Question i had some questions about beefmaster cattle or just cattle in general. we have cows calving now. so i need to know is there any meds or vacc i need to give to the cow or the calf, and when should i vacc the calf and what should i vacc the calf with. also if i'm keeping the calves as replacement heifers should i wean them off and if so when should i do it and do i need to give them special feed. thank you so much. GOD Bless
Answer Your best bet is to see your large animal veterinarian. It's too late to vaccinate your cows now, but for your calves you will have to prepare for giving shots for things like lepto, BVD, BRSV11 and 2, IBR, PI3, clostridial diseases (9-way is best), scours vacc. (esp. E.coli), and other vaccinations for anything else that is prevalent in your area. You may want to keep some electrolytes and milk replacer and colostrum on hand in case you have a calf that is not doing well or goes under with scours or some illness that is giving it scours.
For replacement heifers, yes definitely wean them off, but wean them the same time you are going to pull off the bull or steer calves. Best time to wean is when the calves are around six or eight months of age--whatever time is best to hit the markets or when you want to do pre-weaning or preconditioning the steer calves before you sell them off to some stocker buyers. Since they're calving now (late May to early/mid June), wean them at the end of the year or in February, depending on how big they get and how much they start pulling down their mothers (body-condition-wise). I don't know what you intend to do with the steer calves once they're weaned, whether, as I assumed, you will sell them soon after or keep them for a few more months to background them, but with the heifers, they don't really need to be fed anything special other than some higher quality feed or the same feed you would feed the steer calves if you kept them to background them for a while. Avoid feed that is too high in energy because you don't need them to get fat (too much energy could compromise their reproductive system and mammary development), but feed them feed that is higher in protein to help them grow. You will need to visit your local feed store to find what feeds are best to feed those heifers besides the usual hay and grass that they should get as a main source all their time.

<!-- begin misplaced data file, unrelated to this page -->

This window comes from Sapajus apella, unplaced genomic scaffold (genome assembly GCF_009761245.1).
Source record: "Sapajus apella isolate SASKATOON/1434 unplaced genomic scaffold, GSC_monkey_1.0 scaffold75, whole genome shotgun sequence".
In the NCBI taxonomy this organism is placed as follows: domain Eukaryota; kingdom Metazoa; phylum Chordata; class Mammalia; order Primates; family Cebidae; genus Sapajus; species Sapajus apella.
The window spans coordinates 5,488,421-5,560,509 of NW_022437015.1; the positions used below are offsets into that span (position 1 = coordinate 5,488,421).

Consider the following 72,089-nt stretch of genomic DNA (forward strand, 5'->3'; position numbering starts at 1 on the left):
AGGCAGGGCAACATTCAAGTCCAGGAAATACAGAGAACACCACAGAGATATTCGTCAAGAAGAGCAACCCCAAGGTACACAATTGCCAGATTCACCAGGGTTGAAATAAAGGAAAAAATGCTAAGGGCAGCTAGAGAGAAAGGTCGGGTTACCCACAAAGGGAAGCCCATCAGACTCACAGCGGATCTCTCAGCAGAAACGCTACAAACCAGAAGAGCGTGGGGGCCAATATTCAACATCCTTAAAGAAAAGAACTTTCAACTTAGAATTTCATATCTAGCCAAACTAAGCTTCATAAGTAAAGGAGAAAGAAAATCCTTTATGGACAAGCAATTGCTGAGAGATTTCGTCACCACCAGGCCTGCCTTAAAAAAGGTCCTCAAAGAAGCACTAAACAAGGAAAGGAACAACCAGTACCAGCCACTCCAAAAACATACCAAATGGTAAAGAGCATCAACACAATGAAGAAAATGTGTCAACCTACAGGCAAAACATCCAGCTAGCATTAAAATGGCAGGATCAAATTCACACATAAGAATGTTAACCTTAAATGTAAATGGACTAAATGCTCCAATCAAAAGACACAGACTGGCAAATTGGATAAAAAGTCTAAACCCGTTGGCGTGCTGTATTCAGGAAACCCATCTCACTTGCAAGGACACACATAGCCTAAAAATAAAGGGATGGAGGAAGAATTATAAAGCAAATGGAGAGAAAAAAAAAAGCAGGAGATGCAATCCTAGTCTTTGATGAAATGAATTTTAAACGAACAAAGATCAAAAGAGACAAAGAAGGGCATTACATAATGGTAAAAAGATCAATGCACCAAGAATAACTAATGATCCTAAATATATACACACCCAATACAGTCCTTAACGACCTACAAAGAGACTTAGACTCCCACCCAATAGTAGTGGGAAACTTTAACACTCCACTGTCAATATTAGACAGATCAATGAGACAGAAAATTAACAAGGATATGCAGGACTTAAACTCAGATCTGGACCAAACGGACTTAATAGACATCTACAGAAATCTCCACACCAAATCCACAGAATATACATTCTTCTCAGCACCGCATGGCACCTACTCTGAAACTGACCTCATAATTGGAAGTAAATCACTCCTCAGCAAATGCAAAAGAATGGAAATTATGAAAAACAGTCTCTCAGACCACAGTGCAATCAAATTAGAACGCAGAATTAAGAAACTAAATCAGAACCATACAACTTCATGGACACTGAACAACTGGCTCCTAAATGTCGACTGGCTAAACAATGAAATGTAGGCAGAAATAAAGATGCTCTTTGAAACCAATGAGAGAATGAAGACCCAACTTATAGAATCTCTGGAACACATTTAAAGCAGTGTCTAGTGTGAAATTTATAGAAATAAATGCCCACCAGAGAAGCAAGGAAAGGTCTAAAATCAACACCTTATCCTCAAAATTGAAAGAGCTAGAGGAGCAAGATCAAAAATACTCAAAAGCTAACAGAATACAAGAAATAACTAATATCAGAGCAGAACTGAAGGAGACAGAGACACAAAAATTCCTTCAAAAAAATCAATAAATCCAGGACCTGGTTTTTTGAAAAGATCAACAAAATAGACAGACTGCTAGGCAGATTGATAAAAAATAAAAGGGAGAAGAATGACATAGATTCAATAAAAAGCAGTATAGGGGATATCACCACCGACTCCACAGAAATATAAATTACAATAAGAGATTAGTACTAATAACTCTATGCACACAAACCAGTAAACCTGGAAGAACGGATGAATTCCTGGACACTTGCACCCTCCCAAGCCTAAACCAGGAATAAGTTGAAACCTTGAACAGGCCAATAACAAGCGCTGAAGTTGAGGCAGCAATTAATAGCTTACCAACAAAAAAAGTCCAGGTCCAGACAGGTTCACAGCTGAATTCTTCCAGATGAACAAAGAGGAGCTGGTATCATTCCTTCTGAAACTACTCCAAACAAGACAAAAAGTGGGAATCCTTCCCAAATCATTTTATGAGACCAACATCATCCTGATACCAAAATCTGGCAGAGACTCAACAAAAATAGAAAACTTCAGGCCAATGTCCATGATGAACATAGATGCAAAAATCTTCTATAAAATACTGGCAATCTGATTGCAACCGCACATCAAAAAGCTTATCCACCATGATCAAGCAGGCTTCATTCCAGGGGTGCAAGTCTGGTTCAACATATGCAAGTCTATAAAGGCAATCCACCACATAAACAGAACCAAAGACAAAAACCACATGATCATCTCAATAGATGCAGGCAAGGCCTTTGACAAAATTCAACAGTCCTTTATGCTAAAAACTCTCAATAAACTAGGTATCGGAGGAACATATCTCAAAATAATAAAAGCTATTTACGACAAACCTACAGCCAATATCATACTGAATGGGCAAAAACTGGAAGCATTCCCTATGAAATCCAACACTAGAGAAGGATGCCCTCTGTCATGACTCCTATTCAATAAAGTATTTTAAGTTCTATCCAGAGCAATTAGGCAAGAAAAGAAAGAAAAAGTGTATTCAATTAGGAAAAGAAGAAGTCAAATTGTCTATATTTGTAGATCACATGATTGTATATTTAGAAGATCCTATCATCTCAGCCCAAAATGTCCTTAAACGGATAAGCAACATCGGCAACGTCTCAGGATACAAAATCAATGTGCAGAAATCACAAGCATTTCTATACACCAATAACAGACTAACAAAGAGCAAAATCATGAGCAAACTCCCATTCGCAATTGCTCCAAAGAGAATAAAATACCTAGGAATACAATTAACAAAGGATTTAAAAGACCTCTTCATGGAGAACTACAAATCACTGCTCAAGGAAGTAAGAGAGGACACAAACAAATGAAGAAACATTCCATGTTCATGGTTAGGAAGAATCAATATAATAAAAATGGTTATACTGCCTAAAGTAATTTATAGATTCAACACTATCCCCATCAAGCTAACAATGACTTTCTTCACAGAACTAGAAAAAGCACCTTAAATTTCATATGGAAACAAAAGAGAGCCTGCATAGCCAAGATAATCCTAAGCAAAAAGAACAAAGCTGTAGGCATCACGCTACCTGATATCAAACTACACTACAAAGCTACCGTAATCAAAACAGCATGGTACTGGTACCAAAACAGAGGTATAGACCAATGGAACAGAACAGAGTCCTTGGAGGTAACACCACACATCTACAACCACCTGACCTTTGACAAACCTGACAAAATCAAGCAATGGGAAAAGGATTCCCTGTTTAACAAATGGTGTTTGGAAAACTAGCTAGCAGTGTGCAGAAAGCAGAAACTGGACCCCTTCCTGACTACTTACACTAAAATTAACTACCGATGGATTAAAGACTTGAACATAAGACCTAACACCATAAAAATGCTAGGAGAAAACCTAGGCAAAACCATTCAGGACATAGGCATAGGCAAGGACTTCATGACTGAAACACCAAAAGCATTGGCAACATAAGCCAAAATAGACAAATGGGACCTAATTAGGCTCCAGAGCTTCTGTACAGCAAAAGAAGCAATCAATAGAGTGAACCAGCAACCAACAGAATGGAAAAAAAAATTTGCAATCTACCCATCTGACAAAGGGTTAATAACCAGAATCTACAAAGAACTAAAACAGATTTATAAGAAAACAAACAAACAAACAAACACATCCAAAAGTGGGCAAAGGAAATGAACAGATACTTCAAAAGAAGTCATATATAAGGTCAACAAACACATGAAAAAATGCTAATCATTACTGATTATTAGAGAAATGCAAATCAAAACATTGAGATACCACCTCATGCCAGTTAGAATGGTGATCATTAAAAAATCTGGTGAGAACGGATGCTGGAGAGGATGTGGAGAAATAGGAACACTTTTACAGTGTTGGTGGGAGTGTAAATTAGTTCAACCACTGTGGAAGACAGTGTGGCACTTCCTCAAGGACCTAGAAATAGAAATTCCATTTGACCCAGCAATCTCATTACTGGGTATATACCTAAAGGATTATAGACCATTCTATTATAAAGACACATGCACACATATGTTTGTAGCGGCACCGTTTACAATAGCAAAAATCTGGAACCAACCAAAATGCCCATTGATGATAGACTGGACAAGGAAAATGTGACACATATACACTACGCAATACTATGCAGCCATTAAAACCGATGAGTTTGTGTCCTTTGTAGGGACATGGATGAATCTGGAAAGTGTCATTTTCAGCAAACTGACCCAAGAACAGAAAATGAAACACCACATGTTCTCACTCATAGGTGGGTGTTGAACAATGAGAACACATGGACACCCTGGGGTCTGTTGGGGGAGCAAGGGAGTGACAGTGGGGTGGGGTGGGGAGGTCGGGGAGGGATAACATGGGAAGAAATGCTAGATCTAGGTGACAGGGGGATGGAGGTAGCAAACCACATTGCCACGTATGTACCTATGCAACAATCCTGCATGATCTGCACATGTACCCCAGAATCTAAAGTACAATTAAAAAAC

Forage-Beef Extension Specialist. Knowledge in almost everything to do with beef and dairy cattle. Strong points include forage production, pasture and rangeland management, grazing management, breeding/calving/weaning, cattle genetics, breeds, feeding and nutrition, starting-up, and most physiological questions. I AM NOT A BOVINE VETERINARIAN; so please any questions that concern serious health of your cattle must be taken to your local large animal veterinarian.
Part of a farm family that bought, raised, and sold stocker/backgrounder steers; assisted with health management, handling, feeding, pasture management, and forage production. Also worked at local mixed-practice veterinary clinic. Experience with cattle included breeding soundness exams on bulls, castration, fixing prolapses, preg-checking, C-sections, calf pulling, vaccinations, etc. Worked at a local farm and ranch supply store selling medications and feed for livestock. Research assistant for the University of Alberta with range health assessments, and helping with various rangeland research projects. Always learning and gaining more experience as time goes on.
Publications Alberta Farm Express
Agri-News and Call of the Land (Alberta Agriculture)
Education/Credentials BSc in Agriculture (Animal Science Major) @ University of Alberta, June 2015 graduate, but started studies in 2005. An Sci degree allowed me to specialize and gain significant knowledge in beef & dairy cattle production,animal behaviour and reproduction, ruminant nutrition, forage production/management, rangeland and pasture management & ecology, and plant identification.
Past/Present Clients Various eef and forage producers in Alberta, CAN